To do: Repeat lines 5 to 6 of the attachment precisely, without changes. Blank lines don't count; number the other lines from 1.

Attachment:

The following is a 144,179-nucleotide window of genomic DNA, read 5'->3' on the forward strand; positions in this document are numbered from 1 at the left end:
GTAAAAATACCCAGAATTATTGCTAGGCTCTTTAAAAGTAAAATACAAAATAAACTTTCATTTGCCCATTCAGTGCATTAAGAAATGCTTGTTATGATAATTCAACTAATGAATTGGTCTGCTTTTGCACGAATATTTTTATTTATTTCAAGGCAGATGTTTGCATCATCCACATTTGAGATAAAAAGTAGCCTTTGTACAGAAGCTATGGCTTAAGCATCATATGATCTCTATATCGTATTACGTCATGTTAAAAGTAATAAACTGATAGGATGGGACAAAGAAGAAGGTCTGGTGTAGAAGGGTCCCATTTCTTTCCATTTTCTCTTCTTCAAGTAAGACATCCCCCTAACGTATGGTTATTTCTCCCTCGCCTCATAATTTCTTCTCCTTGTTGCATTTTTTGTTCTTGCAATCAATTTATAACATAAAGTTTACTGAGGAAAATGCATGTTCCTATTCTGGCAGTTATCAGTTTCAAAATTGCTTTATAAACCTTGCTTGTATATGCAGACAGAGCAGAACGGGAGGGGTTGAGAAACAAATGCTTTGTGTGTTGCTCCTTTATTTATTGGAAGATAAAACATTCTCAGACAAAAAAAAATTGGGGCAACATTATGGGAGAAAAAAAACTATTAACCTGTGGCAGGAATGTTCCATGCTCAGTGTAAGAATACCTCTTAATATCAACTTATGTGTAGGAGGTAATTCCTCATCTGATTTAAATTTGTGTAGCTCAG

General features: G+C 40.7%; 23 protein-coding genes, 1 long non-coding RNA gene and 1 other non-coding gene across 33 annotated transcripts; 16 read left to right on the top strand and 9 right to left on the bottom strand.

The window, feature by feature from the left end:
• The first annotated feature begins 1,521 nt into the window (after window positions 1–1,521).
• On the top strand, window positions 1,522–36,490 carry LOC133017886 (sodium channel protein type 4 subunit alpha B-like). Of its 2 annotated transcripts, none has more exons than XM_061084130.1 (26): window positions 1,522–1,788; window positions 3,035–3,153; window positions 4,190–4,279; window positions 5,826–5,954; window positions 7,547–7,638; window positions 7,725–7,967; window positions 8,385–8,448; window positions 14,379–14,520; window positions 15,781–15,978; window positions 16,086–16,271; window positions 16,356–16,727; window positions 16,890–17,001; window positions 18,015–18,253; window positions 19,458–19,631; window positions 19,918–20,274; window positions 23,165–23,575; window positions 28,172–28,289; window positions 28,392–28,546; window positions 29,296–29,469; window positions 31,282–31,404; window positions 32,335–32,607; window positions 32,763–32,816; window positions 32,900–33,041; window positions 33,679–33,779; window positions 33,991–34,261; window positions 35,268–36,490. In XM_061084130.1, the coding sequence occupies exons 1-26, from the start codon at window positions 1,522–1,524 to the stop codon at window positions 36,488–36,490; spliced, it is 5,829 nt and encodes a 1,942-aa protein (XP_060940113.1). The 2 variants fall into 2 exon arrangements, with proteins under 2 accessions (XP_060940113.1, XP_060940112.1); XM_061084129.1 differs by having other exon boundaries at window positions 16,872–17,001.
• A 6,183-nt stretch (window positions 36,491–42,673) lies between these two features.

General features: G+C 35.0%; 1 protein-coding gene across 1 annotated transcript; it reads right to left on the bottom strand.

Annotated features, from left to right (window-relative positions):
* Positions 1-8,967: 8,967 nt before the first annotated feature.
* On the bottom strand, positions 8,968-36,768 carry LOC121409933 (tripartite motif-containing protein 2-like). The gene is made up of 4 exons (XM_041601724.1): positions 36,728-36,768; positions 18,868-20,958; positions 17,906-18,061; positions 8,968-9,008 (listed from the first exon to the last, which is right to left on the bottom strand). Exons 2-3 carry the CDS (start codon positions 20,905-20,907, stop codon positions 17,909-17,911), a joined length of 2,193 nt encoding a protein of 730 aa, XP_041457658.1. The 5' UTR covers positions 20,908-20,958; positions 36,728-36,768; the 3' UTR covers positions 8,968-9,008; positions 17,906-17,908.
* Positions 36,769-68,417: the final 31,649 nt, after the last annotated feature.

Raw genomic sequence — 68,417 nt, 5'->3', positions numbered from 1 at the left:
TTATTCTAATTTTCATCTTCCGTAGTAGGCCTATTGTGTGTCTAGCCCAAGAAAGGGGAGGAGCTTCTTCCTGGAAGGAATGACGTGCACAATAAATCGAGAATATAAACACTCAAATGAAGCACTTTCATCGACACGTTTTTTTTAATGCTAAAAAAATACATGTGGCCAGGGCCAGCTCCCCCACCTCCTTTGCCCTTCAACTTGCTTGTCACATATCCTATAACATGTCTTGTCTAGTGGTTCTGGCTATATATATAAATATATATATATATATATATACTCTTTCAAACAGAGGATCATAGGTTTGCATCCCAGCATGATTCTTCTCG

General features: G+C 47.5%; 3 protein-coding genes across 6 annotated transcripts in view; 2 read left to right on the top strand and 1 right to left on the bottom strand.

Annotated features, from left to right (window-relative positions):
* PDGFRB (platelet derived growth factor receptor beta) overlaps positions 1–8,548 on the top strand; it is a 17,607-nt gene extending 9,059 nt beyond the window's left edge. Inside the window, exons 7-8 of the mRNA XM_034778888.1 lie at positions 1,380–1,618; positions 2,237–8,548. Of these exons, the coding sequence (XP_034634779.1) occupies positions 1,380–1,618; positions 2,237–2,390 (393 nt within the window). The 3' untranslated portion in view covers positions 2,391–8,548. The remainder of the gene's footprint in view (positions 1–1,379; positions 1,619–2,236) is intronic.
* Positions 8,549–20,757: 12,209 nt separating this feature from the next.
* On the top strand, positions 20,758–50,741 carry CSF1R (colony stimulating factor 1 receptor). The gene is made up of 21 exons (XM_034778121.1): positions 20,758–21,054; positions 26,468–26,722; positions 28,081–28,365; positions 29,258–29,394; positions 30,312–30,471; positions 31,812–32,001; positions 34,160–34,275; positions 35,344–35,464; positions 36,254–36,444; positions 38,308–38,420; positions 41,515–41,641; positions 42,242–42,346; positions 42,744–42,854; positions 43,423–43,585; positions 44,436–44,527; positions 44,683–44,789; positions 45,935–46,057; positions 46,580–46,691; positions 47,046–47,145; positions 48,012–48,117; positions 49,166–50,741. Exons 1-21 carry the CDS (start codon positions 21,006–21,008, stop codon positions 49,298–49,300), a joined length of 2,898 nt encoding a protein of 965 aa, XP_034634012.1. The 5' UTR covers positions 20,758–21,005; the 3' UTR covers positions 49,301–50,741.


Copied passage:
• The first annotated feature begins 1,521 nt into the window (after window positions 1–1,521).
• On the top strand, window positions 1,522–36,490 carry LOC133017886 (sodium channel protein type 4 subunit alpha B-like). Of its 2 annotated transcripts, none has more exons than XM_061084130.1 (26): window positions 1,522–1,788; window positions 3,035–3,153; window positions 4,190–4,279; window positions 5,826–5,954; window positions 7,547–7,638; window positions 7,725–7,967; window positions 8,385–8,448; window positions 14,379–14,520; window positions 15,781–15,978; window positions 16,086–16,271; window positions 16,356–16,727; window positions 16,890–17,001; window positions 18,015–18,253; window positions 19,458–19,631; window positions 19,918–20,274; window positions 23,165–23,575; window positions 28,172–28,289; window positions 28,392–28,546; window positions 29,296–29,469; window positions 31,282–31,404; window positions 32,335–32,607; window positions 32,763–32,816; window positions 32,900–33,041; window positions 33,679–33,779; window positions 33,991–34,261; window positions 35,268–36,490. In XM_061084130.1, the coding sequence occupies exons 1-26, from the start codon at window positions 1,522–1,524 to the stop codon at window positions 36,488–36,490; spliced, it is 5,829 nt and encodes a 1,942-aa protein (XP_060940113.1). The 2 variants fall into 2 exon arrangements, with proteins under 2 accessions (XP_060940113.1, XP_060940112.1); XM_061084129.1 differs by having other exon boundaries at window positions 16,872–17,001.